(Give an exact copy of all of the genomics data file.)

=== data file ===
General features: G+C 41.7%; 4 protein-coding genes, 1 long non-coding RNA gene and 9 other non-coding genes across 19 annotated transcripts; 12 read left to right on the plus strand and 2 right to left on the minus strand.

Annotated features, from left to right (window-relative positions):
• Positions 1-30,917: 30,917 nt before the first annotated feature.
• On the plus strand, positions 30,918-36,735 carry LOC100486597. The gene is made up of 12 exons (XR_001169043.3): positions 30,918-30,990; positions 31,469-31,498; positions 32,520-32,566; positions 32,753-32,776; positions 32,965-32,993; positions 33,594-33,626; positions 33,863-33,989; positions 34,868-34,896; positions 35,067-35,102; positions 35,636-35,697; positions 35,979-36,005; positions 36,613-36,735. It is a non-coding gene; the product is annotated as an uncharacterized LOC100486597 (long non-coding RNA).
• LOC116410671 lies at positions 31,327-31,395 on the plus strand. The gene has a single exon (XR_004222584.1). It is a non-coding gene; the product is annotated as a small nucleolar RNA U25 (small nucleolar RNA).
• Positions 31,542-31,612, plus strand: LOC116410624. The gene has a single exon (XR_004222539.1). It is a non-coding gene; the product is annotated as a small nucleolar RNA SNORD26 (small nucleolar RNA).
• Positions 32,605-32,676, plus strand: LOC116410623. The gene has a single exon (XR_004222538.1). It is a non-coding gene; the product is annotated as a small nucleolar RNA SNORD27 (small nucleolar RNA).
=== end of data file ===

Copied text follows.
General features: G+C 41.7%; 4 protein-coding genes, 1 long non-coding RNA gene and 9 other non-coding genes across 19 annotated transcripts; 12 read left to right on the plus strand and 2 right to left on the minus strand.

Annotated features, from left to right (window-relative positions):
• Positions 1-30,917: 30,917 nt before the first annotated feature.
• On the plus strand, positions 30,918-36,735 carry LOC100486597. The gene is made up of 12 exons (XR_001169043.3): positions 30,918-30,990; positions 31,469-31,498; positions 32,520-32,566; positions 32,753-32,776; positions 32,965-32,993; positions 33,594-33,626; positions 33,863-33,989; positions 34,868-34,896; positions 35,067-35,102; positions 35,636-35,697; positions 35,979-36,005; positions 36,613-36,735. It is a non-coding gene; the product is annotated as an uncharacterized LOC100486597 (long non-coding RNA).
• LOC116410671 lies at positions 31,327-31,395 on the plus strand. The gene has a single exon (XR_004222584.1). It is a non-coding gene; the product is annotated as a small nucleolar RNA U25 (small nucleolar RNA).
• Positions 31,542-31,612, plus strand: LOC116410624. The gene has a single exon (XR_004222539.1). It is a non-coding gene; the product is annotated as a small nucleolar RNA SNORD26 (small nucleolar RNA).
• Positions 32,605-32,676, plus strand: LOC116410623. The gene has a single exon (XR_004222538.1). It is a non-coding gene; the product is annotated as a small nucleolar RNA SNORD27 (small nucleolar RNA).